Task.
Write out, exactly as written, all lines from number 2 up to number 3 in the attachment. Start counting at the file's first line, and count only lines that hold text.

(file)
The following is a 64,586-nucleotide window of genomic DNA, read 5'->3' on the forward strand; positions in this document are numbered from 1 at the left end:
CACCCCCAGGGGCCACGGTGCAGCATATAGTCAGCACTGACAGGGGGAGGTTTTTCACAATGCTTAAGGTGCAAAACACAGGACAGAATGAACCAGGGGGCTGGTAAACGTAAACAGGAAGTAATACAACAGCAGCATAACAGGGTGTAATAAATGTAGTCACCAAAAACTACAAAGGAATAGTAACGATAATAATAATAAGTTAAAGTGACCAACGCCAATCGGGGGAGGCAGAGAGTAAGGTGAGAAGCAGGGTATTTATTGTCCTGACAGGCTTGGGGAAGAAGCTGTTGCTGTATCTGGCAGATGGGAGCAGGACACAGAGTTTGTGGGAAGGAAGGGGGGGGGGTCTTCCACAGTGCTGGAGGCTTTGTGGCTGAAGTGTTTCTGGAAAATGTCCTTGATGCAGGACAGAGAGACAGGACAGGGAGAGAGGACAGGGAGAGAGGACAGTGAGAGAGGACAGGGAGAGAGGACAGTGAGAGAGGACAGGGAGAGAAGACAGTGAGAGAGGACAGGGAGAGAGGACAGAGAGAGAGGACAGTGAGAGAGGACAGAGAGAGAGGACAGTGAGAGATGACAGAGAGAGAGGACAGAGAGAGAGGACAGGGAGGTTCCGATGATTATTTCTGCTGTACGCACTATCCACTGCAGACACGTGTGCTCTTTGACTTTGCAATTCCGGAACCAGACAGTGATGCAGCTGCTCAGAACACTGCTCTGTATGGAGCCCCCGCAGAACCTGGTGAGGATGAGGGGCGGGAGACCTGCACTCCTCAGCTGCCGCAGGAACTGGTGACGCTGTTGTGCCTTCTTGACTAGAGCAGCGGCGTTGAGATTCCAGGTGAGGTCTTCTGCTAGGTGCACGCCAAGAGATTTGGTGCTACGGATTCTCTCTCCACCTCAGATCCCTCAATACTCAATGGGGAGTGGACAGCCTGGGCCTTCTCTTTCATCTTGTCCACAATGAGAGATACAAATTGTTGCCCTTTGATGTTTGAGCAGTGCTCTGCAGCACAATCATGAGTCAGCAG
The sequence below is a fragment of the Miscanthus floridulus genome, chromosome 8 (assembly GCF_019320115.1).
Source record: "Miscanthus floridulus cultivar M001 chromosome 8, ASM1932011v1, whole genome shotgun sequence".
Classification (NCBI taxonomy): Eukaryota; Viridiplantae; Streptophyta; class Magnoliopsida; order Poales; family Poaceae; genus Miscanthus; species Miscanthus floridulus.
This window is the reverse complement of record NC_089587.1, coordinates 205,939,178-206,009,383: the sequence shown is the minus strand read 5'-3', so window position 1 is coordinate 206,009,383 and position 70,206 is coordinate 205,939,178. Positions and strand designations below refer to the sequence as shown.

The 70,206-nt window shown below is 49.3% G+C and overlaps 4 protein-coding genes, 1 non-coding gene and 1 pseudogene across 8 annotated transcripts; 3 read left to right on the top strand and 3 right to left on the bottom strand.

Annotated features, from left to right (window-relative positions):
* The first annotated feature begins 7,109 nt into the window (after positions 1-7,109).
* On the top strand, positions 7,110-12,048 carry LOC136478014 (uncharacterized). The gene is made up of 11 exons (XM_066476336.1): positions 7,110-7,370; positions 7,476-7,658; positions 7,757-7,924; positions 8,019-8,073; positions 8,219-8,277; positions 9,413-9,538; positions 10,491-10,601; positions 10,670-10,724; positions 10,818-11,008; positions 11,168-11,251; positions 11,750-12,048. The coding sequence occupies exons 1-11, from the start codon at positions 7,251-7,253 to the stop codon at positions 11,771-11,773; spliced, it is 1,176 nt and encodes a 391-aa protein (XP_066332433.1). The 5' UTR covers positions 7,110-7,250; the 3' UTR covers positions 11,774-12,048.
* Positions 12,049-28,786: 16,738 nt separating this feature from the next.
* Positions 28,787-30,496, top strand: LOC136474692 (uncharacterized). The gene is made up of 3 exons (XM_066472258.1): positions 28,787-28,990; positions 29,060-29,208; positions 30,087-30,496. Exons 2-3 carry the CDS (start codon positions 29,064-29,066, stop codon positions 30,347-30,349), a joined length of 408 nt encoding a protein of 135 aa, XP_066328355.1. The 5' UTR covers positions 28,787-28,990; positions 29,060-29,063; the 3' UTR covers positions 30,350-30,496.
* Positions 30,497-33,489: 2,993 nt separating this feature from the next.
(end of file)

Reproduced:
CACCCCCAGGGGCCACGGTGCAGCATATAGTCAGCACTGACAGGGGGAGGTTTTTCACAATGCTTAAGGTGCAAAACACAGGACAGAATGAACCAGGGGGCTGGTAAACGTAAACAGGAAGTAATACAACAGCAGCATAACAGGGTGTAATAAATGTAGTCACCAAAAACTACAAAGGAATAGTAACGATAATAATAATAAGTTAAAGTGACCAACGCCAATCGGGGGAGGCAGAGAGTAAGGTGAGAAGCAGGGTATTTATTGTCCTGACAGGCTTGGGGAAGAAGCTGTTGCTGTATCTGGCAGATGGGAGCAGGACACAGAGTTTGTGGGAAGGAAGGGGGGGGGGTCTTCCACAGTGCTGGAGGCTTTGTGGCTGAAGTGTTTCTGGAAAATGTCCTTGATGCAGGACAGAGAGACAGGACAGGGAGAGAGGACAGGGAGAGAGGACAGTGAGAGAGGACAGGGAGAGAGGACAGTGAGAGAGGACAGGGAGAGAAGACAGTGAGAGAGGACAGGGAGAGAGGACAGAGAGAGAGGACAGTGAGAGAGGACAGAGAGAGAGGACAGTGAGAGATGACAGAGAGAGAGGACAGAGAGAGAGGACAGGGAGGTTCCGATGATTATTTCTGCTGTACGCACTATCCACTGCAGACACGTGTGCTCTTTGACTTTGCAATTCCGGAACCAGACAGTGATGCAGCTGCTCAGAACACTGCTCTGTATGGAGCCCCCGCAGAACCTGGTGAGGATGAGGGGCGGGAGACCTGCACTCCTCAGCTGCCGCAGGAACTGGTGACGCTGTTGTGCCTTCTTGACTAGAGCAGCGGCGTTGAGATTCCAGGTGAGGTCTTCTGCTAGGTGCACGCCAAGAGATTTGGTGCTACGGATTCTCTCTCCACCTCAGATCCCTCAATACTCAATGGGGAGTGGACAGCCTGGGCCTTCTCTTTCATCTTGTCCACAATGAGAGATACAAATTGTTGCCCTTTGATGTTTGAGCAGTGCTCTGCAGCACAATCATGAGTCAGCAG
The sequence below is a fragment of the Miscanthus floridulus genome, chromosome 8 (assembly GCF_019320115.1).